As 3-D printing matures, shoe makers look to revamp their business models.
Few new technologies receive more intense interest than 3-D printing. The technology has some predicting that it will revolutionize manufacturing top to bottom, creating new, small-scale manufacturing with little waste.
That promise remains emergent. But it is taking shape. Some of the more intriguing examples come from shoe manufacturers. Nike used 3-D printing for a football cleat it announced in March. That cleat, the Vapor Laser Talon, used 3-D printing to prototype a lightweight plate attached to the shoe. Nike claims this new plate will mean better acceleration for football players who wear it. The company was able to manufacture the plates using 3-D printing as well.
Although Nike isn’t creating plates molded to the feet of individual players, rival shoe manufacturer New Balance is doing customization — not with football players, but with elite runners, as it pilots a 3-D printing process that it thinks could become a mainstream way to make customized running shoes. In January, a top middle-distance runner, Jack Bolas, raced in a New Balance shoe custom-made for his feet using a 3-D printing process.
To make the shoes, New Balance fit the runner with a pair of shoes that used sensors to record data as he ran under simulated race conditions. It also used a motion-capture system and force plates to measure how his feet behaved inside shoes. It took the data gathered from the sensors and created a custom-fit plate for track spikes that was made with a 3-D printer. The plates were attached to a standard upper.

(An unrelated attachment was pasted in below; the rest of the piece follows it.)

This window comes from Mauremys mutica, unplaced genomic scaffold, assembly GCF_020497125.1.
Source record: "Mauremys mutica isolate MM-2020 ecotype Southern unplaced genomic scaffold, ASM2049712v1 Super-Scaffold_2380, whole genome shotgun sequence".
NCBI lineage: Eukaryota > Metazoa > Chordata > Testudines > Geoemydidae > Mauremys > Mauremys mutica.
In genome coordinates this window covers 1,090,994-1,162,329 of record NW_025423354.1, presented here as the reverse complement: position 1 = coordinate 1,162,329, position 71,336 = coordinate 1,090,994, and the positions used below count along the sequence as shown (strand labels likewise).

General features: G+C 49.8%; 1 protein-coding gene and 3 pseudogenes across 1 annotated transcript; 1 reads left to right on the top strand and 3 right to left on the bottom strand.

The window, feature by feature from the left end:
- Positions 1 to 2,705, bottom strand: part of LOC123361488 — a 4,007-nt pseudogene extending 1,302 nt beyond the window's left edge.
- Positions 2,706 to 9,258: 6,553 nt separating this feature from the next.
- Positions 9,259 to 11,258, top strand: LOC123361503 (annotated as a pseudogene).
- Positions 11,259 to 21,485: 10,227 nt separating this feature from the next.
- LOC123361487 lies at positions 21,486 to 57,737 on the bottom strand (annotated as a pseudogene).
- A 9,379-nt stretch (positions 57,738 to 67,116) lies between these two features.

Bolas finished fourth in his first race in the shoes, but told Wired that the shoes “gave me a much more natural feel.” New Balance created a video featuring snippets of the development process for the shoe. The company has since used the 3-D printing process to develop custom shoes for other athletes. It aims to make custom plates and midsoles available to consumers in some locations within five years, it told the Boston Globe.
A biomechanics researcher told the Globe that New Balance is the leader in using 3-D printing and design for shoes. New Balance hopes eventually to move away from mass production to on-demand, custom production. But as Paul Zipkin noted in an article in the Spring 2001 issue of MIT Sloan Management Review, mass customization is difficult to pull off well, and tends to be costly.
Zipkin’s article is more than a decade old, but the costliness of customization still holds true for New Balance. It does not expect most people will want to spend the money to buy custom-made shoes. Certainly, if people need to go through the process of running around a track eight to 10 times in shoes that monitor their mechanics, that will slow the buying process.
Meanwhile, the emergence of relatively inexpensive 3-D printers aimed at home users holds the promise for user-driven innovations that will disrupt, remake and spawn businesses, as Jeroen P.J. de Jong and Erik de Brujn wrote in MIT SMR’s Winter 2013 issue.
There are already entrepreneurial fashion designers trying to leverage 3-D printing to build up their presence in the market. A French graduate student may have been the first person to create a shoe using 3-D printing, but others have followed. A Czech designer has prototyped some ideas for 3-D printed shoes. It’s hard to imagine anyone wearing some of these, but she claims they fit her feet.
Continuum, which calls itself the first collaborative fashion label, is using 3-D printing to allow for crowd-sourced fashion design, selling items in production runs of as few as one. It also sells a 3-D printed bikini ($250-$300) and jewelry. It offers women’s dress shoes, which run about $900 a pair.
Of course, prices will come down in time. Custom-made suits, long the province of a privileged few who could afford them, now are being churned out by e-commerce sites and pop-up shops. In the long term, there’s reason to think that shoes might go the same direction as suits.